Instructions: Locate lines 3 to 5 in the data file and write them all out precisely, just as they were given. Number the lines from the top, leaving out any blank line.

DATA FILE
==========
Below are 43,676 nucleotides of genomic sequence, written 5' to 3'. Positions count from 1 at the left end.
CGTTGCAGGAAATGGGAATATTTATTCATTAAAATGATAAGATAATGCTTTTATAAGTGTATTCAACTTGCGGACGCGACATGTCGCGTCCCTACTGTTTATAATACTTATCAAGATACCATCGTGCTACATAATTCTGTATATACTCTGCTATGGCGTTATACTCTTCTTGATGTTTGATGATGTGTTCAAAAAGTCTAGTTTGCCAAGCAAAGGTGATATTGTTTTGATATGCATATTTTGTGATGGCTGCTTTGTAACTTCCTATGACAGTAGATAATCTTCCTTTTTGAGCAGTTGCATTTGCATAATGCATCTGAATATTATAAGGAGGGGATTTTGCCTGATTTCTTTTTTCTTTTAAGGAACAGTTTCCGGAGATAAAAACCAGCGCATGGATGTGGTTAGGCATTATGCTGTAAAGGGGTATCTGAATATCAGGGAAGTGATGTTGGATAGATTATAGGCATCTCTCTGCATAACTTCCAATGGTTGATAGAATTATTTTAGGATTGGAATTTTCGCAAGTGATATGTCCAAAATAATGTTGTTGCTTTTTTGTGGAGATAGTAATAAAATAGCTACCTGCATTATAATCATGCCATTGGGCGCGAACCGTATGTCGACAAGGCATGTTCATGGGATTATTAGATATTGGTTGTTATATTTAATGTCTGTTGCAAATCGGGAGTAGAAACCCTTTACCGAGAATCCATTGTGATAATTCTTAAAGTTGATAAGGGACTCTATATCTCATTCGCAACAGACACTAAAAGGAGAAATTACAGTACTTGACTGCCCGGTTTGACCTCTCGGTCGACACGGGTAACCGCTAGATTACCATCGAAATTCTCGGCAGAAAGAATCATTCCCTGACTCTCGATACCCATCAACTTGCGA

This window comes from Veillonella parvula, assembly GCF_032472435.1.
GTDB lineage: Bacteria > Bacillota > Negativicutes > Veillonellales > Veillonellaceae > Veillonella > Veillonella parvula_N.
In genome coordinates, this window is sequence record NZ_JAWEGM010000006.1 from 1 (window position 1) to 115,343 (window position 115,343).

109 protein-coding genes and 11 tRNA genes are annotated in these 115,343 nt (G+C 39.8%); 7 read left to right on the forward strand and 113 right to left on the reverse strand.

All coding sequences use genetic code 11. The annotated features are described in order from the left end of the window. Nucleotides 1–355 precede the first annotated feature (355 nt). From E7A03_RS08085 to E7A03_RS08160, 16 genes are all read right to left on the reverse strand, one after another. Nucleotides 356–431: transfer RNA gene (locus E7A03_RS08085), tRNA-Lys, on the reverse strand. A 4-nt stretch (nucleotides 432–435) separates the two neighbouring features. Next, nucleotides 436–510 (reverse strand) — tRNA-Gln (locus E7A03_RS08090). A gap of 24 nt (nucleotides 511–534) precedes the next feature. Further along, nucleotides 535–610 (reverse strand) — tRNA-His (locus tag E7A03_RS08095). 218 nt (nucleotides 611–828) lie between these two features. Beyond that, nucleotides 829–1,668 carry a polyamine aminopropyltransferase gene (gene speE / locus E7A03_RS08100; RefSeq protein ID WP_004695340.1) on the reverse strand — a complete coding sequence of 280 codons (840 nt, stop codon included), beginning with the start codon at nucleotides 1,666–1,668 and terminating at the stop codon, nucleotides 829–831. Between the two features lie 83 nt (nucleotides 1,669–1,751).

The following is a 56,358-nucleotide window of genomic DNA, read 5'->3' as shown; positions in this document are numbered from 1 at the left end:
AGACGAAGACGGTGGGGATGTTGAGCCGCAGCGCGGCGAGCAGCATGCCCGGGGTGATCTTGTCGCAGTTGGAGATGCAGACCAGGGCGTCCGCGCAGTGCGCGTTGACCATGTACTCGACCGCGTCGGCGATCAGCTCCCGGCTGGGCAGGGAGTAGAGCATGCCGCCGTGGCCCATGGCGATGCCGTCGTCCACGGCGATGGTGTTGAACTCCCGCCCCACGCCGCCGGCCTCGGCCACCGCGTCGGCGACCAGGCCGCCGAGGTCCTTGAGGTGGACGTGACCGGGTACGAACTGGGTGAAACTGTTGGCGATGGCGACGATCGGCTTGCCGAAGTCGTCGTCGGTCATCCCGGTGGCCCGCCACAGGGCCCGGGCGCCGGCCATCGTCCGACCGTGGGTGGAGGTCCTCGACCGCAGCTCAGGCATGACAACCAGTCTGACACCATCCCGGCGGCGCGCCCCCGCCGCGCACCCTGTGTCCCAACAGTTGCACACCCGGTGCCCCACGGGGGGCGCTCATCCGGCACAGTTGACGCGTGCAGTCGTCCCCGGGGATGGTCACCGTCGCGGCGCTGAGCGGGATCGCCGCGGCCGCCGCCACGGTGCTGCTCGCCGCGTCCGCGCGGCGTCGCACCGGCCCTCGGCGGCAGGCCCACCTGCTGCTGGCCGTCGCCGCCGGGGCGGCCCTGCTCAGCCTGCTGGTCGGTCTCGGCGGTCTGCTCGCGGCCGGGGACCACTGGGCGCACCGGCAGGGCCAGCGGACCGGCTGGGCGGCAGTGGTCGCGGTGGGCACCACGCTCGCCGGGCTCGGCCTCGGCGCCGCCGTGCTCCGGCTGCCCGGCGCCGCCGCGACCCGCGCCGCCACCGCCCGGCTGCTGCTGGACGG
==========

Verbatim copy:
This window comes from Veillonella parvula, assembly GCF_032472435.1.
GTDB lineage: Bacteria > Bacillota > Negativicutes > Veillonellales > Veillonellaceae > Veillonella > Veillonella parvula_N.
In genome coordinates, this window is sequence record NZ_JAWEGM010000006.1 from 1 (window position 1) to 115,343 (window position 115,343).